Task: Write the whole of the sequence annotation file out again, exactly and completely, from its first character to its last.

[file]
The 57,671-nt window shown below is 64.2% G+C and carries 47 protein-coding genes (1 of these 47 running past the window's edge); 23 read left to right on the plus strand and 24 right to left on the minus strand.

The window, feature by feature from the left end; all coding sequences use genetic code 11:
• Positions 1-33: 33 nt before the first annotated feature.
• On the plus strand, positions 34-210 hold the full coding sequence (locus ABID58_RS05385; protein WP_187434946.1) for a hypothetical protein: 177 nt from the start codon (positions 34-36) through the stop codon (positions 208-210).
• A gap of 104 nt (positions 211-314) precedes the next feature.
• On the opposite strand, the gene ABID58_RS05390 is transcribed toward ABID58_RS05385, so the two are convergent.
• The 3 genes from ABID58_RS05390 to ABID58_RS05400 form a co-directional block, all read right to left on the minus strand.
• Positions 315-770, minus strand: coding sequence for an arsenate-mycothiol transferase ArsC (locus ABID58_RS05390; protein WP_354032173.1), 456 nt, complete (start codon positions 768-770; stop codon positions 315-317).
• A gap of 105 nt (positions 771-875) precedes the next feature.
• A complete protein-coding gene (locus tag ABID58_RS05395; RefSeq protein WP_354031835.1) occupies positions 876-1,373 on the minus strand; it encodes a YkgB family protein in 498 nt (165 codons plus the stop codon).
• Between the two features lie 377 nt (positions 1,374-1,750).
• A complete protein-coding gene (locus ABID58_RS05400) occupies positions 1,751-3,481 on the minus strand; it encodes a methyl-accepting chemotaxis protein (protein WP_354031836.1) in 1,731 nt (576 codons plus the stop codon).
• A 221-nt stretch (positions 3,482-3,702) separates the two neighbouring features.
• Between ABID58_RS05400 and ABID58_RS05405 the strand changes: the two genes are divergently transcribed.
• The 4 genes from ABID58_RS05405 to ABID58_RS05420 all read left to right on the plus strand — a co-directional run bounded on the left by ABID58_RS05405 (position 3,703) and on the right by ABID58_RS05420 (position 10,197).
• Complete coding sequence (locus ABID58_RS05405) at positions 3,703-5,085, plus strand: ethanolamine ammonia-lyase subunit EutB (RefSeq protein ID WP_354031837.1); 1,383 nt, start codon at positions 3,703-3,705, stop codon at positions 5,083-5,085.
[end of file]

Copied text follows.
The 57,671-nt window shown below is 64.2% G+C and carries 47 protein-coding genes (1 of these 47 running past the window's edge); 23 read left to right on the plus strand and 24 right to left on the minus strand.

The window, feature by feature from the left end; all coding sequences use genetic code 11:
• Positions 1-33: 33 nt before the first annotated feature.
• On the plus strand, positions 34-210 hold the full coding sequence (locus ABID58_RS05385; protein WP_187434946.1) for a hypothetical protein: 177 nt from the start codon (positions 34-36) through the stop codon (positions 208-210).
• A gap of 104 nt (positions 211-314) precedes the next feature.
• On the opposite strand, the gene ABID58_RS05390 is transcribed toward ABID58_RS05385, so the two are convergent.
• The 3 genes from ABID58_RS05390 to ABID58_RS05400 form a co-directional block, all read right to left on the minus strand.
• Positions 315-770, minus strand: coding sequence for an arsenate-mycothiol transferase ArsC (locus ABID58_RS05390; protein WP_354032173.1), 456 nt, complete (start codon positions 768-770; stop codon positions 315-317).
• A gap of 105 nt (positions 771-875) precedes the next feature.
• A complete protein-coding gene (locus tag ABID58_RS05395; RefSeq protein WP_354031835.1) occupies positions 876-1,373 on the minus strand; it encodes a YkgB family protein in 498 nt (165 codons plus the stop codon).
• Between the two features lie 377 nt (positions 1,374-1,750).
• A complete protein-coding gene (locus ABID58_RS05400) occupies positions 1,751-3,481 on the minus strand; it encodes a methyl-accepting chemotaxis protein (protein WP_354031836.1) in 1,731 nt (576 codons plus the stop codon).
• A 221-nt stretch (positions 3,482-3,702) separates the two neighbouring features.
• Between ABID58_RS05400 and ABID58_RS05405 the strand changes: the two genes are divergently transcribed.
• The 4 genes from ABID58_RS05405 to ABID58_RS05420 all read left to right on the plus strand — a co-directional run bounded on the left by ABID58_RS05405 (position 3,703) and on the right by ABID58_RS05420 (position 10,197).
• Complete coding sequence (locus ABID58_RS05405) at positions 3,703-5,085, plus strand: ethanolamine ammonia-lyase subunit EutB (RefSeq protein ID WP_354031837.1); 1,383 nt, start codon at positions 3,703-3,705, stop codon at positions 5,083-5,085.